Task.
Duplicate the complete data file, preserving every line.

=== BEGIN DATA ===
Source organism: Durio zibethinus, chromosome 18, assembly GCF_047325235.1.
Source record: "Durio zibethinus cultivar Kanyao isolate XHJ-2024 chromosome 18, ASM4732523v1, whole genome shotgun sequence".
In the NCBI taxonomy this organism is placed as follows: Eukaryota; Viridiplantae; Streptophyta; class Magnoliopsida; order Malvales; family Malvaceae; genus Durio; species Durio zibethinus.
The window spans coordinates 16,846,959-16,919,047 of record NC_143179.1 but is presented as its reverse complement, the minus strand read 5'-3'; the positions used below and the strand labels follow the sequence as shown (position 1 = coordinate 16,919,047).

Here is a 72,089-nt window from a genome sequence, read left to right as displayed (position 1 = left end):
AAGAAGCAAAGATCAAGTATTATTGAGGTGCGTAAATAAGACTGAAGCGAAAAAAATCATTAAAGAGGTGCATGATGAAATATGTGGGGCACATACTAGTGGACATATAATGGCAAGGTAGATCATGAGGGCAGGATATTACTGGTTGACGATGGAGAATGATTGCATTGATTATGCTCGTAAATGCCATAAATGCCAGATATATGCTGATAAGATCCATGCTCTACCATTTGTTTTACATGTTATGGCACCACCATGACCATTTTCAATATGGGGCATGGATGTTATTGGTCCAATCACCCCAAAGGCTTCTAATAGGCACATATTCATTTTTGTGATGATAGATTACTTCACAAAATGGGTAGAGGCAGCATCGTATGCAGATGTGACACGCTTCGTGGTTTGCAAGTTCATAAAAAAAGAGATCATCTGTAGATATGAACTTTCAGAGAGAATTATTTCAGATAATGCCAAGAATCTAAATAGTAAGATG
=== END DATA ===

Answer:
Source organism: Durio zibethinus, chromosome 18, assembly GCF_047325235.1.
Source record: "Durio zibethinus cultivar Kanyao isolate XHJ-2024 chromosome 18, ASM4732523v1, whole genome shotgun sequence".
In the NCBI taxonomy this organism is placed as follows: Eukaryota; Viridiplantae; Streptophyta; class Magnoliopsida; order Malvales; family Malvaceae; genus Durio; species Durio zibethinus.
The window spans coordinates 16,846,959-16,919,047 of record NC_143179.1 but is presented as its reverse complement, the minus strand read 5'-3'; the positions used below and the strand labels follow the sequence as shown (position 1 = coordinate 16,919,047).

Here is a 72,089-nt window from a genome sequence, read left to right as displayed (position 1 = left end):
AAGAAGCAAAGATCAAGTATTATTGAGGTGCGTAAATAAGACTGAAGCGAAAAAAATCATTAAAGAGGTGCATGATGAAATATGTGGGGCACATACTAGTGGACATATAATGGCAAGGTAGATCATGAGGGCAGGATATTACTGGTTGACGATGGAGAATGATTGCATTGATTATGCTCGTAAATGCCATAAATGCCAGATATATGCTGATAAGATCCATGCTCTACCATTTGTTTTACATGTTATGGCACCACCATGACCATTTTCAATATGGGGCATGGATGTTATTGGTCCAATCACCCCAAAGGCTTCTAATAGGCACATATTCATTTTTGTGATGATAGATTACTTCACAAAATGGGTAGAGGCAGCATCGTATGCAGATGTGACACGCTTCGTGGTTTGCAAGTTCATAAAAAAAGAGATCATCTGTAGATATGAACTTTCAGAGAGAATTATTTCAGATAATGCCAAGAATCTAAATAGTAAGATG